top of page

EU worries over the possibility of losing wiretapping powers

5G telecoms networks could render obsolete the “lawful interception” techniques that police is traditionally using, unless the European Union and national governments take action. This was revealed in internal EU documents obtained by EDRi member Statewatch, that has published a new analysis explaining the issues and calling for a public debate.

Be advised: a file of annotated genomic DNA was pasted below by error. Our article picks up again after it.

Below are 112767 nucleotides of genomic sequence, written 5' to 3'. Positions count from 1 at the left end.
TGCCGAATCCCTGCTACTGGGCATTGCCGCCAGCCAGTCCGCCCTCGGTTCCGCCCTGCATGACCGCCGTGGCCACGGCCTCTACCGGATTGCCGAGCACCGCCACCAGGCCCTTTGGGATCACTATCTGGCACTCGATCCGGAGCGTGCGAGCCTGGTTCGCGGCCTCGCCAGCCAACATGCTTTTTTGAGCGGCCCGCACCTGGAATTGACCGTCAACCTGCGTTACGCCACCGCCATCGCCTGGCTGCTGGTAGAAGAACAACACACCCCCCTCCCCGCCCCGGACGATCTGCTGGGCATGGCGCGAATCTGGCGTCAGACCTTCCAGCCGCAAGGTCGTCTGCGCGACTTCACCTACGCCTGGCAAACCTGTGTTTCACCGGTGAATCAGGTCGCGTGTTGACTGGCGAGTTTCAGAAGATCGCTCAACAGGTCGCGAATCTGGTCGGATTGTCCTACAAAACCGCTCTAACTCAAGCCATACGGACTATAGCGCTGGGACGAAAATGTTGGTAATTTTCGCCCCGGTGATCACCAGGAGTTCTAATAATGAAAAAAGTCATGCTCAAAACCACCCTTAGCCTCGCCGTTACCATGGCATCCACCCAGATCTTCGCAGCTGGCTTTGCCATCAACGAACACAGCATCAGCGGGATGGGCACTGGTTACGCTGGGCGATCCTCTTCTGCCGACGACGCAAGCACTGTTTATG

“It is unsurprising that EU officials are concerned about the possible loss of telephone-tapping powers,” said Chris Jones, a researcher at Statewatch. “However, the very same technologies they are worried about will give law enforcement and security agencies disturbing possibilities for accessing data on individuals in order to track their activities and behaviour. This has to be seen as part of the same issue as the possible loss of 'traditional' wiretapping powers. Rather than secretive attempts to influence standard-setting and law-making, a public discussion is required about the acceptable limits of surveillance and interception powers in light of emerging technologies.” On 7 June 2019, the EU Justice and Home Affairs Council (JHA) held a discussion on implications of 5G in the area of internal security, a topic taken up in documents produced recently by Europol and the EU Counter-Terrorism Coordinator that Statewatch published alongside the analysis. The documents warn that various aspects of the technology underpinning 5G communications networks could make traditional wiretapping methods far more complicated or even render them useless. For example, the IMSI code – used to identify an individual device – will be encrypted, meaning “the security authority authorities are no longer able to locate or identify the mobile device,” according to Europol. 5G networks will also be able to detect false “base stations